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Bopp, Henderson on most influential lawyers list

IL Staff
March 26, 2013
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Two Hoosiers – one an academic and the other a lawyer who successfully advocated for the removal of limits on political campaign donations – are among the National Law Journal’s 100 Most Influential Lawyers in America.

James Bopp of the Bopp Law Firm in Terre Haute and Indiana University Maurer School of Law professor Bill Henderson are named in the 2013 list that includes such legal luminaries as Attorney General Eric Holder, Floyd Abrams and Patricia Millett.

Those selected were judged on political clout, legal results, media presence, business leadership and thought leadership.

“He has been called a ‘litigation machine,’ methodically mowing down restrictions on campaign financing and speech,” the Law Journal wrote of Bopp, citing his role in the U.S. Supreme Court’s landmark Citizens United ruling.

“Limits on judicial candidates' speech and activities? His successes have eroded those restrictions as well. Bopp also serves as general counsel to the James Madison Center for Free Speech,” the Law Journal wrote.

Henderson was “among the first legal academics to focus squarely on the business of law, and has since become a top source for law firms, legal departments, law schools and the news media hoping to make sense of the changing legal market,” according to the Law Journal.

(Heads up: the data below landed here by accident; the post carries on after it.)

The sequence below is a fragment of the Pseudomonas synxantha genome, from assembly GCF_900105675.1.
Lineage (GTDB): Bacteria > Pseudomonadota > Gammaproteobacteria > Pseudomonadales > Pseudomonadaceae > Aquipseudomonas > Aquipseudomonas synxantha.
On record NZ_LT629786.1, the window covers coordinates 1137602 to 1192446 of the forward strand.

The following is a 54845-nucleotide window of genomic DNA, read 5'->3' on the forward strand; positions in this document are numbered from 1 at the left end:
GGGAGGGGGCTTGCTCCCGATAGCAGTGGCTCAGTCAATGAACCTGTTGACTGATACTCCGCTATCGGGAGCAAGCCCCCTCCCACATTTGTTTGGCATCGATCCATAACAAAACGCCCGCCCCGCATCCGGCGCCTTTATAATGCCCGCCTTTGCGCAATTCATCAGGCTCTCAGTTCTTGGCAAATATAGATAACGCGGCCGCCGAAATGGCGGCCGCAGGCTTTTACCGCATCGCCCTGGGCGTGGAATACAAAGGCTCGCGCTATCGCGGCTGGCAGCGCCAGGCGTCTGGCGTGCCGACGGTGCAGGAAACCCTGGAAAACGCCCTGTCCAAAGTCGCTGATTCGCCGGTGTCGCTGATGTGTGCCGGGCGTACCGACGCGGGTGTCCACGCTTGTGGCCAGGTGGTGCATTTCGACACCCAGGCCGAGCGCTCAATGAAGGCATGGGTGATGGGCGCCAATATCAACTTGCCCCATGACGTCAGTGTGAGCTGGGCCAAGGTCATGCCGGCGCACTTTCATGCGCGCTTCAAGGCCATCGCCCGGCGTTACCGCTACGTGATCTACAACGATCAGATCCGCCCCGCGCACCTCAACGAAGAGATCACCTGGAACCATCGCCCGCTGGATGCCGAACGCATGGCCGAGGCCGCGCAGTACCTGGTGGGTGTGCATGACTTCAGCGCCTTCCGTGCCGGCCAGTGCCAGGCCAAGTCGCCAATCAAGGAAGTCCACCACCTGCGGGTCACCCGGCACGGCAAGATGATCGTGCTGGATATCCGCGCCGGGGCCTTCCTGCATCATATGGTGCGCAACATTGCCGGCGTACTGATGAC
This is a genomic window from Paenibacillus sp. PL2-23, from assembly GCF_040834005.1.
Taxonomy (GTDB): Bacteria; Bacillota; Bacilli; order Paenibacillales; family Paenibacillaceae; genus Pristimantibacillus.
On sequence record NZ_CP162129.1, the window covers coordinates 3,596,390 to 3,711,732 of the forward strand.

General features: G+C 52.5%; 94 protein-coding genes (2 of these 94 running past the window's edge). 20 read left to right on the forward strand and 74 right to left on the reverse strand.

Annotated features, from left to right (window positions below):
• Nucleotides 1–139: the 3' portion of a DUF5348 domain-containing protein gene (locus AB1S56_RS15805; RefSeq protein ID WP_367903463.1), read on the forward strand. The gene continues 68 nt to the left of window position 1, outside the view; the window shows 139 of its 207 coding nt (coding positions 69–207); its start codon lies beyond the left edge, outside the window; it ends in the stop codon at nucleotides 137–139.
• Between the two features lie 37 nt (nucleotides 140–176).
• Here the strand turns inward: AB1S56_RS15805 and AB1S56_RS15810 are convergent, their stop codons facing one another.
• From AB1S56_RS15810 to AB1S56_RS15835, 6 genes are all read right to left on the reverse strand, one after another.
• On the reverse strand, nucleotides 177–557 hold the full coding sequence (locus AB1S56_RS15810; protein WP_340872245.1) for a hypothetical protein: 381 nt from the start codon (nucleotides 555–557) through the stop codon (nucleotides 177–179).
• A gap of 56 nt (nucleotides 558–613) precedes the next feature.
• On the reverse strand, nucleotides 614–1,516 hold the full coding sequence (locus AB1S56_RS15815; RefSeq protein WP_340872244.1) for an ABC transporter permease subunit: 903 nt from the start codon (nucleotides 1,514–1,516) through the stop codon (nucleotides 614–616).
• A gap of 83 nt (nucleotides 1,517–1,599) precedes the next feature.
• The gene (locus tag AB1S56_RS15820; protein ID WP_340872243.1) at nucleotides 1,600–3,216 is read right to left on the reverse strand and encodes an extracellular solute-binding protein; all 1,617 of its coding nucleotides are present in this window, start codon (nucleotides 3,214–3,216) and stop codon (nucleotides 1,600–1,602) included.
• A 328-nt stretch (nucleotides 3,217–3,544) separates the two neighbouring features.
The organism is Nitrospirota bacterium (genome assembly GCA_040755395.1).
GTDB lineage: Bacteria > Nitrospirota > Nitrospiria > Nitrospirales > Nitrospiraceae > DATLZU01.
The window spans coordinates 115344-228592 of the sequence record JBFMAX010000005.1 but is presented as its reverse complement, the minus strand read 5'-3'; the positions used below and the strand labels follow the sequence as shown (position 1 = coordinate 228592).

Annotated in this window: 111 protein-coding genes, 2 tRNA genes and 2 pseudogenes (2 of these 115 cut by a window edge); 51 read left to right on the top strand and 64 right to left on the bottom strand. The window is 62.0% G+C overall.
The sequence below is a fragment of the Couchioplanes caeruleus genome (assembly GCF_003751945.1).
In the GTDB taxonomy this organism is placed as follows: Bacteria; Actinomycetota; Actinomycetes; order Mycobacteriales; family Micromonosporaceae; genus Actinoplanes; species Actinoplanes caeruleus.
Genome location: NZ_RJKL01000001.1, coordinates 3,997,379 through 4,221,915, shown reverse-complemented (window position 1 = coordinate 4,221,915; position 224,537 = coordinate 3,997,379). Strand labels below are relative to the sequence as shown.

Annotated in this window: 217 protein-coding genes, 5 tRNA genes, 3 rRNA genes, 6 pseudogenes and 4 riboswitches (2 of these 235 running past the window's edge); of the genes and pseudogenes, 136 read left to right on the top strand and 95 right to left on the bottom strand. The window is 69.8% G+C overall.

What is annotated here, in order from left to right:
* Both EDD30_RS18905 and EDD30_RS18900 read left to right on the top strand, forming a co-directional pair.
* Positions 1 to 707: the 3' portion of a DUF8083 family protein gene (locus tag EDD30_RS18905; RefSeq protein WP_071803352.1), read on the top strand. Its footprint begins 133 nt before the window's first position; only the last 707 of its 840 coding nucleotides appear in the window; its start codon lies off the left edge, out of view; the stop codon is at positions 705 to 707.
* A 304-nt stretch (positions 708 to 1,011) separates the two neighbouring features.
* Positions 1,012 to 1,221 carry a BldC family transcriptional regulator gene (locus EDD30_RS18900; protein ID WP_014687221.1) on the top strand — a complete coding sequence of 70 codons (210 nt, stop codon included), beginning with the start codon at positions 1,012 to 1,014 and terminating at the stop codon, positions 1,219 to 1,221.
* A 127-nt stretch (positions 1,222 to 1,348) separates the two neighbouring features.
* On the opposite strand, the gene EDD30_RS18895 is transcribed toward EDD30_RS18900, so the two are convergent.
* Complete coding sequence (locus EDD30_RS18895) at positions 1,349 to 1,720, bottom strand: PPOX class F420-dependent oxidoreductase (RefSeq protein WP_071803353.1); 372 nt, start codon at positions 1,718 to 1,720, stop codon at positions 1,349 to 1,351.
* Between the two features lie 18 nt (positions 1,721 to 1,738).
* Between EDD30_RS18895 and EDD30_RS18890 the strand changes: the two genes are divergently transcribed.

“Rather than offer opinion or anecdotal evidence, Henderson bases his findings on reams of research and data — giving him unique insight into the legal profession.”


 

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  1. Hail to our Constitutional Law Expert in the Executive Office! “What you’re not paying attention to is the fact that I just took an action to change the law,” Obama said.

  2. What is this, the Ind Supreme Court thinking that there is a separation of powers and limited enumerated powers as delegated by a dusty old document? Such eighteen century thinking, so rare and unwanted by the elites in this modern age. Dictate to us, dictate over us, the massess are chanting! George Soros agrees. Time to change with times Ind Supreme Court, says all President Snows. Rule by executive decree is the new black.

  3. I made the same argument before a commission of the Indiana Supreme Court and then to the fedeal district and federal appellate courts. Fell flat. So very glad to read that some judges still beleive that evidentiary foundations matter.

  4. KUDOS to the Indiana Supreme Court for realizing that some bureacracies need to go to the stake. Recall what RWR said: "No government ever voluntarily reduces itself in size. Government programs, once launched, never disappear. Actually, a government bureau is the nearest thing to eternal life we'll ever see on this earth!" NOW ... what next to this rare and inspiring chopping block? Well, the Commission on Gender and Race (but not religion!?!) is way overdue. And some other Board's could be cut with a positive for State and the reputation of the Indiana judiciary.

  5. During a visit where an informant with police wears audio and video, does the video necessary have to show hand to hand transaction of money and narcotics?

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